You are confusing two very different kinds of input: STDIN and arguments. Arguments are a list of strings provided to the command as it starts, usually by specifying them after the command name (e.g.
echo these are some arguments or
rm file1 file2). STDIN, on the other hand, is a stream of bytes (sometimes text, sometimes not) that the command can (optionally) read after it starts. Here are some examples (note that
cat can take either arguments or STDIN, but it does different things with them):
echo file1 file2 | cat # Prints "file1 file2", since that's the stream of
# bytes that echo passed to cat's STDIN
cat file1 file2 # Prints the CONTENTS of file1 and file2
echo file1 file2 | rm # Prints an error message, since rm expects arguments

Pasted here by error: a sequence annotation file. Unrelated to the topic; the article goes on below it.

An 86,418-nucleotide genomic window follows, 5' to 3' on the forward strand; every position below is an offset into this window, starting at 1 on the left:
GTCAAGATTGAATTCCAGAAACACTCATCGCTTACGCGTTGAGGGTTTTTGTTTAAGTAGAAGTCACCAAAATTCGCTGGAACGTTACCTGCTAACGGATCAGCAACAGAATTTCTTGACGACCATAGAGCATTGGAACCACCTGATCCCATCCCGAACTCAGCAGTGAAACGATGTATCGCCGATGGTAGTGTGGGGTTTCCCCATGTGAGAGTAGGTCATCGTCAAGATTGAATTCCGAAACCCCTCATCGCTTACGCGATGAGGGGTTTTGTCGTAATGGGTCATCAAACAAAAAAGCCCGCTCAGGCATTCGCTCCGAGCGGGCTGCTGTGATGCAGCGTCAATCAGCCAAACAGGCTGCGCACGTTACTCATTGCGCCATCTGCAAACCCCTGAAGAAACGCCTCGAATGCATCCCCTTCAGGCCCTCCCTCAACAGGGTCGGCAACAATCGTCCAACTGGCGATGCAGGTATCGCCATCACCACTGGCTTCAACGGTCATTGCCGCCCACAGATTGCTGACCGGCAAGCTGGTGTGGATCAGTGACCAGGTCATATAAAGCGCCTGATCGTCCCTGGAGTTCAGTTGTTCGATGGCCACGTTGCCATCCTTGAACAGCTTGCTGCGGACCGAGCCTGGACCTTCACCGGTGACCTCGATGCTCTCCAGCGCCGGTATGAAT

# and doesn't read from STDIN
xargs can be thought of as converting STDIN-style input to arguments:
echo file1 file2 | cat # Prints "file1 file2"
echo file1 file2 | xargs cat # Prints the CONTENTS of file1 and file2
echo actually does more-or-less the opposite: it converts its arguments to STDOUT (which can be piped to some other command's STDIN):
echo file1 file2 | echo # Prints a blank line, since echo doesn't read from STDIN
echo file1 file2 | xargs echo # Prints "file1 file2" -- the first echo turns
# them from arguments into STDOUT, xargs turns
# them back into arguments, and the second echo
# turns them back into STDOUT
echo file1 file2 | xargs echo | xargs echo | xargs echo | xargs echo # Similar,
# except that it converts back and forth between
# args and STDOUT several times before finally
# printing "file1 file2" to STDOUT.